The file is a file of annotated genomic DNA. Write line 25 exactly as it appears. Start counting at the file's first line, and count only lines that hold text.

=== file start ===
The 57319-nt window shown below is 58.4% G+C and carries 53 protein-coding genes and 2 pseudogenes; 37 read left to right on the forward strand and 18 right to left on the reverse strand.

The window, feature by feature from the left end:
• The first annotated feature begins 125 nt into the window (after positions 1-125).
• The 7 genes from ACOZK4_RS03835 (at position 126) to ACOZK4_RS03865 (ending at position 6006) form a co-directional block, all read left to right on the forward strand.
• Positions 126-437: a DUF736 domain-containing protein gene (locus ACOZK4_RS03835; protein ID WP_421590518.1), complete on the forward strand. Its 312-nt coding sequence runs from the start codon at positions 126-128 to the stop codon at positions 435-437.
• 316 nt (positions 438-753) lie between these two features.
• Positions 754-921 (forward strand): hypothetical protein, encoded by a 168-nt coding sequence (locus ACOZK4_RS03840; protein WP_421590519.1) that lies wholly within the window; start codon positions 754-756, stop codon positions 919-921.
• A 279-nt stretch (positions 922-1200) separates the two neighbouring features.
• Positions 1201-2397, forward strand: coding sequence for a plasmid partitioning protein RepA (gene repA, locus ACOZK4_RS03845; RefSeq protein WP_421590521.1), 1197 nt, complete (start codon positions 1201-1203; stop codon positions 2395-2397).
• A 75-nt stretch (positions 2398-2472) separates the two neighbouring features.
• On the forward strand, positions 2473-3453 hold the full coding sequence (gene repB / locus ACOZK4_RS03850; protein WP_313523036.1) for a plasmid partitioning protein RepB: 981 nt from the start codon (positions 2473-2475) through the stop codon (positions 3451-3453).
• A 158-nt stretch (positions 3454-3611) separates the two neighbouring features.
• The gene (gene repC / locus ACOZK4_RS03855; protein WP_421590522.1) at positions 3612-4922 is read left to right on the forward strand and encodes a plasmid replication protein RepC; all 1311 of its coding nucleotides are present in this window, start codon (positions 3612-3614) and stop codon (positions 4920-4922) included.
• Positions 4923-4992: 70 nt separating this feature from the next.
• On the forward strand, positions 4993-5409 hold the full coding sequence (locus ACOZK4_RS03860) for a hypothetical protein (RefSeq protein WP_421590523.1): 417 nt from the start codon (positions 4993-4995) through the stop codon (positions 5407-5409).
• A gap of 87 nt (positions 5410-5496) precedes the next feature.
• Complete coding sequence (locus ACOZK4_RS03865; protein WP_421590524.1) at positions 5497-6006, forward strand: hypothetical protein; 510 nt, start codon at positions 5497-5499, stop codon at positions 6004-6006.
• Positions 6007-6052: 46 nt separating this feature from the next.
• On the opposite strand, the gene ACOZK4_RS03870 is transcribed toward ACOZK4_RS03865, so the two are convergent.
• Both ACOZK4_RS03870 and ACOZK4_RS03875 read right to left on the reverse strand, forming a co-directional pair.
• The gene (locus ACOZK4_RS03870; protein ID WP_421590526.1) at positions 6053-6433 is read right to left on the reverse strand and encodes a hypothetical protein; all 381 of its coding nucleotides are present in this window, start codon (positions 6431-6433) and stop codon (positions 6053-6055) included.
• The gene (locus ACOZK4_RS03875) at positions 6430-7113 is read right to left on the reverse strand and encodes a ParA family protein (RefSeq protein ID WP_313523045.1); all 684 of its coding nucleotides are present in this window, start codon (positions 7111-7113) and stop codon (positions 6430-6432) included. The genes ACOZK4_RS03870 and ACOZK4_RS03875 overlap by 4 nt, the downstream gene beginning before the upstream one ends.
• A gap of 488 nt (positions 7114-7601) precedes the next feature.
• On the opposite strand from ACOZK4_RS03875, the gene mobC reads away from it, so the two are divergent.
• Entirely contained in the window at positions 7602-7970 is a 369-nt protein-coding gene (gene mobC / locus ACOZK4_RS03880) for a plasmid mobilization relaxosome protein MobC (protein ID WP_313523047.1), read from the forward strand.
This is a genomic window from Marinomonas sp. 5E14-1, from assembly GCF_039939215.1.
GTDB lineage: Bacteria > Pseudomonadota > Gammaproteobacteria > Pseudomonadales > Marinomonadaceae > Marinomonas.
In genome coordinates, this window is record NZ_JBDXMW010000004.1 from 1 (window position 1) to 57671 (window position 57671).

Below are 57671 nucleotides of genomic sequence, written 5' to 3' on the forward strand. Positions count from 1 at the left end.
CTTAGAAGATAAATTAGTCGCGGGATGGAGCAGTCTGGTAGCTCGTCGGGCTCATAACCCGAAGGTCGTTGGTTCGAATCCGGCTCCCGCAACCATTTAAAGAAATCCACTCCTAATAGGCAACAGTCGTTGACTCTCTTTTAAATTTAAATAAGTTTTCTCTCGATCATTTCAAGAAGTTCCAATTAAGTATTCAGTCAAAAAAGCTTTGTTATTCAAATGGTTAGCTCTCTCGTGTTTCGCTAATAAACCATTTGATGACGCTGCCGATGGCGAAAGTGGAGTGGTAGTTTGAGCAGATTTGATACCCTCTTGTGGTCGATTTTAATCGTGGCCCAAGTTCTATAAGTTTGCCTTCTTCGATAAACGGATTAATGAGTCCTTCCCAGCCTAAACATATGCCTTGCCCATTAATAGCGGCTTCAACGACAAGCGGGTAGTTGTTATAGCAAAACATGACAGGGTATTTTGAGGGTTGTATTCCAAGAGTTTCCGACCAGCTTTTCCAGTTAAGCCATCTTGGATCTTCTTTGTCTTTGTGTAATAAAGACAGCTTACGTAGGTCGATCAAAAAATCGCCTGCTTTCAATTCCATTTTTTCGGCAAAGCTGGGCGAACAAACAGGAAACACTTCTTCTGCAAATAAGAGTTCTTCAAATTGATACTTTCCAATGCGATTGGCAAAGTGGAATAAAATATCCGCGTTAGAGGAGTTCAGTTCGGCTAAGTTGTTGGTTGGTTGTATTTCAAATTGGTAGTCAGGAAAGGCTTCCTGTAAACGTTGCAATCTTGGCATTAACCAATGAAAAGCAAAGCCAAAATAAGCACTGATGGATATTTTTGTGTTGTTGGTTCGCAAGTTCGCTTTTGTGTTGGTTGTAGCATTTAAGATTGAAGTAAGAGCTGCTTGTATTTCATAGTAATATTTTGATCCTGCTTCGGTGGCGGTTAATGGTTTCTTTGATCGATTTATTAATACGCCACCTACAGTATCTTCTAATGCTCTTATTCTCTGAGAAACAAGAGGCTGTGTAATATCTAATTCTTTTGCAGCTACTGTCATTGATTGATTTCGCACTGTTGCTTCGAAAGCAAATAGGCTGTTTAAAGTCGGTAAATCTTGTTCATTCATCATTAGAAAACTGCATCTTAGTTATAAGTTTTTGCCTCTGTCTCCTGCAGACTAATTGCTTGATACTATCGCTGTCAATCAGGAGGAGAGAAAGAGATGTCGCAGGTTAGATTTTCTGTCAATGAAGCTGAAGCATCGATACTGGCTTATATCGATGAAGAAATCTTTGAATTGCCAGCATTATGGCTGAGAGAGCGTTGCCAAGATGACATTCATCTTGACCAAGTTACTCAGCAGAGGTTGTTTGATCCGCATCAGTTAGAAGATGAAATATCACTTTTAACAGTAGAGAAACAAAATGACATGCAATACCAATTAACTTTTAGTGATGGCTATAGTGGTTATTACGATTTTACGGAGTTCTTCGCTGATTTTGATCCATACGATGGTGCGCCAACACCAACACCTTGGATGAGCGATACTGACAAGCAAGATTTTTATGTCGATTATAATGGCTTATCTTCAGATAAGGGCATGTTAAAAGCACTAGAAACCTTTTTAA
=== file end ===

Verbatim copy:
• Entirely contained in the window at positions 7602-7970 is a 369-nt protein-coding gene (gene mobC / locus ACOZK4_RS03880) for a plasmid mobilization relaxosome protein MobC (protein ID WP_313523047.1), read from the forward strand.